Public meeting to be held Wednesday regarding proposed nature reserve land swap

Public meeting to be held Wednesday regarding proposed nature reserve land swap


A proposed land exchange between the Muskoka Conservancy and abutting landowners Jeremiah Tillstra and Margaret Stead has area residents up in arms.

The exchange proposed would see the Conservancy sever about 0.8 hectares (1.977 acres) of land containing 105m of frontage at Town Line Road West from the Nelson Head Nature Reserve located at 25 Town Line Road West. In exchange, the abutting property owners at 139 Brunel Road would sever 4.0 hectares (9.884 acres) from the back of their property to be added to the reserve.

The land swap would enable the Brunel Road property owners to create a new building lot with frontage on Town Line Road West, while the Conservancy would increase the Nelson Head Nature Reserve from 3.7 hectares (9.143 acres) to 6.9 hectares (17.05 acres) with frontage on both Town Line Road West and Brunel Road.

In two letters submitted to the Town by the Conservancy, its representatives noted that the estimated two acres they would give up does not have as much ecological value as the approximately 10 acres the reserve would gain. In addition, they say the headwaters of a stream that runs through the nature reserve are located in the acreage the reserve would gain as a result of the land exchange.

In 2012, the lands where the reserve is situated were donated to the Conservancy by Aldine Head in memory of her husband, Bill, and father-in-law, Nelson.

Attempts to reach Head were unsuccessful. She indicated through a family friend, Mike MacDonald, that she did not want to go on the record. He said she was so distraught over the Conservancy’s proposal that she had asked him to speak on her behalf. MacDonald questioned why anybody would want to donate property to the Conservancy if their wishes aren’t going to be followed.

“They’re just doing whatever they see fit. They’re going against the donor’s wishes and doing whatever they want, is what it boils down to,” he said. He also questioned the intentions for the new lot, noting that it could be used for a multi-residential development.

When reached by Doppler, Scott Young, executive director of Muskoka Conservancy, said he’s surprised at the backlash. “A lot has changed during COVID, land values are changing rapidly. All I can tell you is that the land that we’re getting back in exchange for the land we’re giving up has more value to us,” he said, adding that a 200-acre swamp would be more ecologically valuable to the organization than say a perfectly level downtown property next to a parking lot.

“We value the land for its conservation value and the land that we’re getting in exchange is five times more than the land we’re giving up and it has higher conservation values,” he said, adding that typically people want more nature conservation. “We feel that the property that we’re getting in exchange for this is significantly better from a conservation perspective than the two acres that we’re giving up. Otherwise, we wouldn’t be doing this. I find it all surprising that people would be opposed to it.”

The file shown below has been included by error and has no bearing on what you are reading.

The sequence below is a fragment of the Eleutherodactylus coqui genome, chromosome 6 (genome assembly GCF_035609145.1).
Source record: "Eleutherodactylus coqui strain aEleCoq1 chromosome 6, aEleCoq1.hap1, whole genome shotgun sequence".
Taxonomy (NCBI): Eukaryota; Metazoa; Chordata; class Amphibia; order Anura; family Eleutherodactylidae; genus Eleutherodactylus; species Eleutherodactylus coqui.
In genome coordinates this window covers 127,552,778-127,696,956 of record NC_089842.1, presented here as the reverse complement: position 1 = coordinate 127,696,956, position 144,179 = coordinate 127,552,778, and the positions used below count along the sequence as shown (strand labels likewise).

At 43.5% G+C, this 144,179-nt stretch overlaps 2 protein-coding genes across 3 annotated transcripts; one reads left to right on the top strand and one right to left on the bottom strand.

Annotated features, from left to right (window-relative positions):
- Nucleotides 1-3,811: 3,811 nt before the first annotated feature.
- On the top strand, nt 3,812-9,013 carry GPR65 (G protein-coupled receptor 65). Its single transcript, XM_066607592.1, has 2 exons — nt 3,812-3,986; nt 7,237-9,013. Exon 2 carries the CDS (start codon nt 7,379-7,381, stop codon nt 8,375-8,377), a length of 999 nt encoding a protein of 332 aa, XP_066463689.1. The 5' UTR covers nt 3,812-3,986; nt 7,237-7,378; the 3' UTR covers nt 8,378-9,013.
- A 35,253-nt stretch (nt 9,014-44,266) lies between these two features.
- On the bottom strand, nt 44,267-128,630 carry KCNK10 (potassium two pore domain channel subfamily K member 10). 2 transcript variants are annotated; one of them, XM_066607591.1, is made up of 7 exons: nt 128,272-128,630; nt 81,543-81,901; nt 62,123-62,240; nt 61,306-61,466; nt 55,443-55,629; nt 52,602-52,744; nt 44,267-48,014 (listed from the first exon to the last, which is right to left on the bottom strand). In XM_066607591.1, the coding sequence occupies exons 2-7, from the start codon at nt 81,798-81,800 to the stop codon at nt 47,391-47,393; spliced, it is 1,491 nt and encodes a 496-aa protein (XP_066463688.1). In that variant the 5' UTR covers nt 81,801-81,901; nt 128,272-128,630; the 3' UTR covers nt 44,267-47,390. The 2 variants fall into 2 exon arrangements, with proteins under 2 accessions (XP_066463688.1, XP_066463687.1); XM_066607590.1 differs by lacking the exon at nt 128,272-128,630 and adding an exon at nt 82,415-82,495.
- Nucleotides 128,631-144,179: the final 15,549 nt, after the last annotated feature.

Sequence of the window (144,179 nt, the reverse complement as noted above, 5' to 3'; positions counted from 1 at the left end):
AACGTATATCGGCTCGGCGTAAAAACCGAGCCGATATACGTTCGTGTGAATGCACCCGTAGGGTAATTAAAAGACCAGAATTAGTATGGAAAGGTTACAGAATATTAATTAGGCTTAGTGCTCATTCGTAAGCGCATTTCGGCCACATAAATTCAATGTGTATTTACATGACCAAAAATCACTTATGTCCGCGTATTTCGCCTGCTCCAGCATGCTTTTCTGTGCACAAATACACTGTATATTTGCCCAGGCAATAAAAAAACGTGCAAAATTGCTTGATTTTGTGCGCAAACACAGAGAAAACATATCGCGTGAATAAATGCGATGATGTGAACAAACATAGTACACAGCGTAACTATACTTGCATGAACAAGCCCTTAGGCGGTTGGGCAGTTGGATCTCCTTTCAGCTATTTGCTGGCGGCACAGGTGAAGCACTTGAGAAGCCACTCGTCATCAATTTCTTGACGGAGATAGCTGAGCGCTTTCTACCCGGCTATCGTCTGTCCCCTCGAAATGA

Young said despite Head’s wishes not to conduct the land exchange and leave the land as-is, the organization plans to move forward with the planning requests as the applications have already been submitted.

“We have indeed decided to go ahead anyway and just let the Town decide because the applications are already in, the meeting is already set, the public is already upset… if the Town decides it doesn’t want it, the Town doesn’t have to have it. The Town can say no, and if the good people of Huntsville decide that they don’t want it they can attend the meeting and write letters and tell them they don’t want it. From my experience, Huntsville gets what Huntsville wants,” he said, adding, “I totally respect her position, it’s just that the perspective changed… everybody can change their mind, right?”

MacDonald said Head has always maintained that she wanted the property to remain the way it was donated. He said she felt pressured by the Conservancy to accept their proposal but she does not want them to move forward with it.

A remote public meeting regarding the rezoning of the lands at 25 Town Line Road West to Conservation in support of the land exchange and lot creation is expected to take place on Wednesday, June 16, 2021, at 1 p.m. A link to the meeting and instructions on how to participate can be found here.

The staff report to be presented at the meeting includes eight letters objecting to the land exchange from area residents. Their concerns include the precedence such a land swap would create for future donations and concerns that the lands that were donated had not been rezoned Conservation in the first place. One letter writer went as far as questioning the optics associated with the planning department’s recommendation that the applications be approved, particularly since one of the landowners has a “Town Hall connection”.

Planning staff noted in their report that given the amount of opposition to the file, only once a decision on the zoning amendment has been rendered will the Town’s Committee of Adjustment consider the consent application (subdivision of land). The Town’s public notice is also requesting that all submissions from the public regarding the consent application be made prior to Wednesday’s meeting. But that process has come under fire by area residents who say public input should be sought first and separately on whether the lands should be severed.

You can find staff’s full report here.  

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